Operation Predator

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Operation Predator is an initiative started on July 9, 2003 by U.S. Immigration and Customs Enforcement (ICE), a division of the Department of Homeland Security, to protect children from sexual predators.

Operation Predator targets foreign national sex offenders (deportable aliens), child traffickers, child-sex tourists, and people involved in all levels of child pornography, from producers to distributors to consumers.

As of January 2007, there have been over 9,300 arrests under Operation Predator. Over 1,000 of those arrests occurred within the first three months of the operation. More than 85% of the arrests made as part of Operation Predator have been arrests of foreign national sex offenders whose crimes make them removable from the United States. Approximately 40% of these are lawful permanent residents and approximately 40% of these are illegal aliens. To date, more than 5,000 of these predators have been deported. They have also made arrests against human smugglers and child pornographers.

Operation Predator has become the main force behind President Bush's PROTECT Act, which makes it illegal for Americans to travel abroad in order to have sex with a minor. This growing sex tourism industry is fueled by citizens of wealthy countries (mostly Americans, who make up an estimated 25% of all offenders) going to places such as Thailand, Cambodia, and Costa Rica, where they believe they will be protected by lax child protection laws or corrupt law enforcement. Those three nations have been working with ICE and World Vision on a public awareness campaign to stop this industry. Cambodia and Mexico had already been working closely with ICE to stop child sex tourism in their countries.

Some of Operation Predator's other major successes to date include a single web portal to various sex offender registry databases and creating a National Child Victim Identification System. On the international front, they have increased cooperation with INTERPOL and various international governments to combat child pornography and child sex tourism.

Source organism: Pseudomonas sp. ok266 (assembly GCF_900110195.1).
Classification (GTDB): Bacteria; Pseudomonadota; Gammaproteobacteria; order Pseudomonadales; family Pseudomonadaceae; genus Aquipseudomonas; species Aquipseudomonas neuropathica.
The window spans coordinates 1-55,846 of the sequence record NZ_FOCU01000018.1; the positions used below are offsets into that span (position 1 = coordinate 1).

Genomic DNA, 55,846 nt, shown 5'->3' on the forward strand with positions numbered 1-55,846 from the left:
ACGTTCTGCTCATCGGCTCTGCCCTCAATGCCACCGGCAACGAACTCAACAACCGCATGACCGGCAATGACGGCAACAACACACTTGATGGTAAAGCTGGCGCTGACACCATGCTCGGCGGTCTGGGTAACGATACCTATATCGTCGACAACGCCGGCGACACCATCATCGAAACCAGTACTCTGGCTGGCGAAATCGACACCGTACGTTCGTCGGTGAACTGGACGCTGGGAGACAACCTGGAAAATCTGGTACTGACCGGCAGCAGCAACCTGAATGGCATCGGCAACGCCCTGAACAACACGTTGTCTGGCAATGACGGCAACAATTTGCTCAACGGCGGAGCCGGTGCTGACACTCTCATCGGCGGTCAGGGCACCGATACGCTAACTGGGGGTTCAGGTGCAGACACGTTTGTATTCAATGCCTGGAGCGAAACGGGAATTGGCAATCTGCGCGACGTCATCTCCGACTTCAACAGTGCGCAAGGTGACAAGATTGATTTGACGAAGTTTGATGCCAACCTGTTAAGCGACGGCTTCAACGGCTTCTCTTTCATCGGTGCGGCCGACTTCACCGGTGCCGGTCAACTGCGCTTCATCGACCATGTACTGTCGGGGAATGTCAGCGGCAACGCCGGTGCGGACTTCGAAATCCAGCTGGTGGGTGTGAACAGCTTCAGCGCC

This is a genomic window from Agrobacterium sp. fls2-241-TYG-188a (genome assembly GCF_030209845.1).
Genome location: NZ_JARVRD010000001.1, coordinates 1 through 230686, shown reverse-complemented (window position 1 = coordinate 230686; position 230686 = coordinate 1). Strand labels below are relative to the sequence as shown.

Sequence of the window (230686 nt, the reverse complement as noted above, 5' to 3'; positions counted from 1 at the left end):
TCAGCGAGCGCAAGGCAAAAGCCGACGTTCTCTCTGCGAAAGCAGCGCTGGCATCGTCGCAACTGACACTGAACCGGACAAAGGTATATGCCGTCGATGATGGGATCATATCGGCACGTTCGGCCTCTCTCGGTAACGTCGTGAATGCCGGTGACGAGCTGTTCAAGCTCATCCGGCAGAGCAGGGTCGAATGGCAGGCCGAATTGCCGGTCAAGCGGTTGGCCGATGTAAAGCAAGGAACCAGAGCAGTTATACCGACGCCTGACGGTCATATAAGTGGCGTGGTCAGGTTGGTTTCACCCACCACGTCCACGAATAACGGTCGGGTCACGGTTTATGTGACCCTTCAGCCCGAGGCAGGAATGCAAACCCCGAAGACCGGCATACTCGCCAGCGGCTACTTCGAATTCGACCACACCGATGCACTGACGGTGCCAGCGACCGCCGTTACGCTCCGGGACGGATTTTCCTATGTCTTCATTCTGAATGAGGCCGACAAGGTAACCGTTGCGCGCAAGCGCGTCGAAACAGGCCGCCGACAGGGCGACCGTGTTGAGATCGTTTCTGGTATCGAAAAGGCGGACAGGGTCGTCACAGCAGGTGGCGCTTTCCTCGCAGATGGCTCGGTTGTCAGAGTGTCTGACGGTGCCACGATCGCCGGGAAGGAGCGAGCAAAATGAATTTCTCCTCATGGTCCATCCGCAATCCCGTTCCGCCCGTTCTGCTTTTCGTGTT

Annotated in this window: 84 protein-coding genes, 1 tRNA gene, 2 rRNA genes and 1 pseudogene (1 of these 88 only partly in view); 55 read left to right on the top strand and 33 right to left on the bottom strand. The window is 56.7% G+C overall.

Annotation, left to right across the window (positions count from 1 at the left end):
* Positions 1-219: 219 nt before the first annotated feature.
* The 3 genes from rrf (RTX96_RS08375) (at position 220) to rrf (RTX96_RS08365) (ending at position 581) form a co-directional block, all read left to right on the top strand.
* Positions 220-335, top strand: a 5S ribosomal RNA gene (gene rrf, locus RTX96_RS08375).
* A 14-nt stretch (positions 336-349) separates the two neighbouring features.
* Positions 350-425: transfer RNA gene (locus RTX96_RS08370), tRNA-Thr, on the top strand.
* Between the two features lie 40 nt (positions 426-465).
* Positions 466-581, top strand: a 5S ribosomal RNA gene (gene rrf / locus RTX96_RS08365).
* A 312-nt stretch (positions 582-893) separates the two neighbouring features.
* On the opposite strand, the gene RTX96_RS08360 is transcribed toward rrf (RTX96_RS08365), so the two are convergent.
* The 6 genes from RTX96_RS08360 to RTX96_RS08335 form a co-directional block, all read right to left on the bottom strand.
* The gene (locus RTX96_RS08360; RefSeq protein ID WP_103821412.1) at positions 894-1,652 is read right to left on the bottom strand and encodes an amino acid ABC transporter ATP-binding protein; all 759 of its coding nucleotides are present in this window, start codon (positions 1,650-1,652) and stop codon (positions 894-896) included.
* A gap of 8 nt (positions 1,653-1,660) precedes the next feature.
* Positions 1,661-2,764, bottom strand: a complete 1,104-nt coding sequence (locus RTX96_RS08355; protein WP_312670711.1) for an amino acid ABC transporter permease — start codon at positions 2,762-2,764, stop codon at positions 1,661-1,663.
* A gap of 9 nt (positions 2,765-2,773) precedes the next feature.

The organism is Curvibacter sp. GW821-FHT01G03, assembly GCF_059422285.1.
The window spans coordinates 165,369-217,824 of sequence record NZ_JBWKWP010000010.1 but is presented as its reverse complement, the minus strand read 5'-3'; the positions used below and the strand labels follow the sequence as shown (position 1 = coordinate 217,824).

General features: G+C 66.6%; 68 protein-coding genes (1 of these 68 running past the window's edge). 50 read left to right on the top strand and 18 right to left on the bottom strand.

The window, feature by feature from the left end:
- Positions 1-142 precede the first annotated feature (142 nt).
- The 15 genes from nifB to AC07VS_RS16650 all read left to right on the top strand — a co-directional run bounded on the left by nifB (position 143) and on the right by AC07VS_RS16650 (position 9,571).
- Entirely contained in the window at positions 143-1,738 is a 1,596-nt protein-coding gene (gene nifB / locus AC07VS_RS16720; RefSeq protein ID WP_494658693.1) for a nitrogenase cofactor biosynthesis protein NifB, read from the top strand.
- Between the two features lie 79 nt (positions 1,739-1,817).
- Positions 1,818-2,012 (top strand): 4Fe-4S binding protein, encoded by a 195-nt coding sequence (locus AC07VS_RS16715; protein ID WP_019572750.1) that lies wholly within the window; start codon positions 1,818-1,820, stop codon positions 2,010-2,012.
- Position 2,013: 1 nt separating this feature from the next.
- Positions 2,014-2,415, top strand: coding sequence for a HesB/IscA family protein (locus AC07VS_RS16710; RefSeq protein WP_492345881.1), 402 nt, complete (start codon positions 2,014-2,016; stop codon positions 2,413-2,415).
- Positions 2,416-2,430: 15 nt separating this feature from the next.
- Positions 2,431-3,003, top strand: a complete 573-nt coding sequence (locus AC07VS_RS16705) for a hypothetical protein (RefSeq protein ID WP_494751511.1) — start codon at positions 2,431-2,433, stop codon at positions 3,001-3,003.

There is also an Operation Predator iPhone app to allow users to receive alerts about suspected child sex predators, share the information with friends via email and social media, and submit tips.[1]

The Department of Justice estimates that somewhere between 300,000 and 400,000 U.S. children are sexually exploited every year. The United Nations estimates that one million children are forced into prostitution every year. ICE estimates that child sex tourism victimizes upwards of two million children a year.

National Child Victim Identification System

The National Child Victim Identification System is a massively inter-agency system run by Operation Predator in conjunction with the FBI, the U.S. Postal Inspection Service, the U.S. Secret Service, the Justice Department, and the National Center for Missing and Exploited Children.

This system aims to provide federal and state agencies with a central database of child pornography to aid prosecution, and to positively identify children in child pornography.

The National Child Victim Identification System has been used to convict criminals by proving that the pornographic images the defendants possess are of real children, and not morphed or virtual.[2]

See also


  1. ^ Donaghue, Erin (September 12, 2013). "Operation Predator: Feds launch smartphone app to help capture child sex predators". CBS News. 
  2. ^ Conser, James A.; Paynich, Rebecca; Gingerich, Terry (October 21, 2011). Law Enforcement in the United States. Jones & Bartlett Publishers. pp. 320–. ISBN 978-0-7637-9938-0. 

External links

  • Operation Predator Homepage
  • U.S. Immigration and Customs Enforcement (ICE) Homepage
  • U.S. Breaks Up Belarus-Based International Child Porn Ring
  • Fact Sheet: Operation Predator - July 19, 2005 (Revised)
  • Fact Sheet: Operation Predator - July 7, 2004
  • Predatory Aliens
  • Hunting on pedophile
  • https://www.dhs.gov/sites/default/files/publications/privacy/PIAs/privacy_pia_ncvis_august_2009.pdf

See also

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